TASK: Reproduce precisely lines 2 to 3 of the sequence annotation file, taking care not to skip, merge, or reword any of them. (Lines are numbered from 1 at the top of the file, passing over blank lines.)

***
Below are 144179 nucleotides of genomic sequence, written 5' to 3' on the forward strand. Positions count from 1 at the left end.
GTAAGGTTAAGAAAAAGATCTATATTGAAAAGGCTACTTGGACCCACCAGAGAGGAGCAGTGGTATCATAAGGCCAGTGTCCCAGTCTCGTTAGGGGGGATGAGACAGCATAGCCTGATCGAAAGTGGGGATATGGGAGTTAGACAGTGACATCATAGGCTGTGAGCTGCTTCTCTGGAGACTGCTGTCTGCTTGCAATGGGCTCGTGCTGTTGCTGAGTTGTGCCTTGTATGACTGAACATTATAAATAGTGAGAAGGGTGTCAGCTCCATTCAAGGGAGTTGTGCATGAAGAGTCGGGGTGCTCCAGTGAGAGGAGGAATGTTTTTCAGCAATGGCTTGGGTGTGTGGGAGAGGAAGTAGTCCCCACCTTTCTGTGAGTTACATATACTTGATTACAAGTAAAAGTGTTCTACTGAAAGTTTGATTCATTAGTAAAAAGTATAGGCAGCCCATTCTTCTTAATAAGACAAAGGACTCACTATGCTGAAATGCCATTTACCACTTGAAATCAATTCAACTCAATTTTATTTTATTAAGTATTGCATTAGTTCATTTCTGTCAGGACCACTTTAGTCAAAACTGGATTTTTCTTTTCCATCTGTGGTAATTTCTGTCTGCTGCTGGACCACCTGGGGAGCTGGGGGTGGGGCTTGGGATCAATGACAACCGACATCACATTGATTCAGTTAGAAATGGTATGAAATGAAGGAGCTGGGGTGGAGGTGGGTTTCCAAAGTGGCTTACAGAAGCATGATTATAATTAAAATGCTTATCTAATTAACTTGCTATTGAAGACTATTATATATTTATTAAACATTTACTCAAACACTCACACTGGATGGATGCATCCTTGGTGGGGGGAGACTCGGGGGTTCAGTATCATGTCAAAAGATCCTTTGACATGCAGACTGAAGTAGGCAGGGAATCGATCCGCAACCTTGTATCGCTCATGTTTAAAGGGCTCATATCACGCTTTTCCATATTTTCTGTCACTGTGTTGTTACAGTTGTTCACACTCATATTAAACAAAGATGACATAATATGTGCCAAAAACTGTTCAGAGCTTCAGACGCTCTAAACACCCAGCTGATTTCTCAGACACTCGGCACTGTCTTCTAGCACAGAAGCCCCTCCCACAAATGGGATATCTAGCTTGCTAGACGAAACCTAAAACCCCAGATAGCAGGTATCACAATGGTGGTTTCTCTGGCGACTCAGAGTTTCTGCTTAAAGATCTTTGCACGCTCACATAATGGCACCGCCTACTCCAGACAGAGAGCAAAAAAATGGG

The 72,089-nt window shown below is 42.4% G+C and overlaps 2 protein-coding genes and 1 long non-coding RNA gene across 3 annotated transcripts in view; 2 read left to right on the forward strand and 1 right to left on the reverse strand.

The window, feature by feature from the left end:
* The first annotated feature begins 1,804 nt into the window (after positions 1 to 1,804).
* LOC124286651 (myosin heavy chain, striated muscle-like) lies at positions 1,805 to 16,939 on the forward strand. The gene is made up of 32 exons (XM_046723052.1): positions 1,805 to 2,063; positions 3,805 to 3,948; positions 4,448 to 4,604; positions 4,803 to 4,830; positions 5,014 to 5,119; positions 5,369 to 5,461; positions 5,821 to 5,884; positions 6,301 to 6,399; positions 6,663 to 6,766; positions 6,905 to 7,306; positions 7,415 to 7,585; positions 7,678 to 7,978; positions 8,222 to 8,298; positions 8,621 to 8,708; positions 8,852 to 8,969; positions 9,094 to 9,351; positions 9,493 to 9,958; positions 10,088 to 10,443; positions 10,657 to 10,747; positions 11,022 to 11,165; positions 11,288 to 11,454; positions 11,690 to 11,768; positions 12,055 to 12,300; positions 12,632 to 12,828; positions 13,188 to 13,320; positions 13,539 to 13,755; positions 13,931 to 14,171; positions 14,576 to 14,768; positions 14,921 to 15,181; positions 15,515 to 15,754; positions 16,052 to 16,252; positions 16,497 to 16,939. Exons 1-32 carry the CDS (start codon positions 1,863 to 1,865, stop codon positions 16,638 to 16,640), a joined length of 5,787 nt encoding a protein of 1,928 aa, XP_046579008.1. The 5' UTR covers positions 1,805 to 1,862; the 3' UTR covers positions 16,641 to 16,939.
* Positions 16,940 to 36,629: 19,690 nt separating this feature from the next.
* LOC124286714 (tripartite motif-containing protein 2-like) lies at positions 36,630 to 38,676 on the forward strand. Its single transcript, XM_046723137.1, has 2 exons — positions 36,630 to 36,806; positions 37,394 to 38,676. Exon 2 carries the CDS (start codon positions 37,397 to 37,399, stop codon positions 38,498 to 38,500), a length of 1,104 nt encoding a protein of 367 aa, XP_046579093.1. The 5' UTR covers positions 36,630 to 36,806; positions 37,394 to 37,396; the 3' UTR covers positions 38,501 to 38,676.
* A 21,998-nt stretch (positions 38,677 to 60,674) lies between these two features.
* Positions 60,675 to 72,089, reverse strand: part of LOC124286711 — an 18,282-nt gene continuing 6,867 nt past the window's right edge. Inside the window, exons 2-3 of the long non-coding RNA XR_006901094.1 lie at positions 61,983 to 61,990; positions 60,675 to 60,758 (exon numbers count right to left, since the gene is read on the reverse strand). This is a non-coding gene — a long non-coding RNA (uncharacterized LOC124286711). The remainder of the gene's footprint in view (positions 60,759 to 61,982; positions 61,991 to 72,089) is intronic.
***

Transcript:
GTAAGGTTAAGAAAAAGATCTATATTGAAAAGGCTACTTGGACCCACCAGAGAGGAGCAGTGGTATCATAAGGCCAGTGTCCCAGTCTCGTTAGGGGGGATGAGACAGCATAGCCTGATCGAAAGTGGGGATATGGGAGTTAGACAGTGACATCATAGGCTGTGAGCTGCTTCTCTGGAGACTGCTGTCTGCTTGCAATGGGCTCGTGCTGTTGCTGAGTTGTGCCTTGTATGACTGAACATTATAAATAGTGAGAAGGGTGTCAGCTCCATTCAAGGGAGTTGTGCATGAAGAGTCGGGGTGCTCCAGTGAGAGGAGGAATGTTTTTCAGCAATGGCTTGGGTGTGTGGGAGAGGAAGTAGTCCCCACCTTTCTGTGAGTTACATATACTTGATTACAAGTAAAAGTGTTCTACTGAAAGTTTGATTCATTAGTAAAAAGTATAGGCAGCCCATTCTTCTTAATAAGACAAAGGACTCACTATGCTGAAATGCCATTTACCACTTGAAATCAATTCAACTCAATTTTATTTTATTAAGTATTGCATTAGTTCATTTCTGTCAGGACCACTTTAGTCAAAACTGGATTTTTCTTTTCCATCTGTGGTAATTTCTGTCTGCTGCTGGACCACCTGGGGAGCTGGGGGTGGGGCTTGGGATCAATGACAACCGACATCACATTGATTCAGTTAGAAATGGTATGAAATGAAGGAGCTGGGGTGGAGGTGGGTTTCCAAAGTGGCTTACAGAAGCATGATTATAATTAAAATGCTTATCTAATTAACTTGCTATTGAAGACTATTATATATTTATTAAACATTTACTCAAACACTCACACTGGATGGATGCATCCTTGGTGGGGGGAGACTCGGGGGTTCAGTATCATGTCAAAAGATCCTTTGACATGCAGACTGAAGTAGGCAGGGAATCGATCCGCAACCTTGTATCGCTCATGTTTAAAGGGCTCATATCACGCTTTTCCATATTTTCTGTCACTGTGTTGTTACAGTTGTTCACACTCATATTAAACAAAGATGACATAATATGTGCCAAAAACTGTTCAGAGCTTCAGACGCTCTAAACACCCAGCTGATTTCTCAGACACTCGGCACTGTCTTCTAGCACAGAAGCCCCTCCCACAAATGGGATATCTAGCTTGCTAGACGAAACCTAAAACCCCAGATAGCAGGTATCACAATGGTGGTTTCTCTGGCGACTCAGAGTTTCTGCTTAAAGATCTTTGCACGCTCACATAATGGCACCGCCTACTCCAGACAGAGAGCAAAAAAATGGG

The 72,089-nt window shown below is 42.4% G+C and overlaps 2 protein-coding genes and 1 long non-coding RNA gene across 3 annotated transcripts in view; 2 read left to right on the forward strand and 1 right to left on the reverse strand.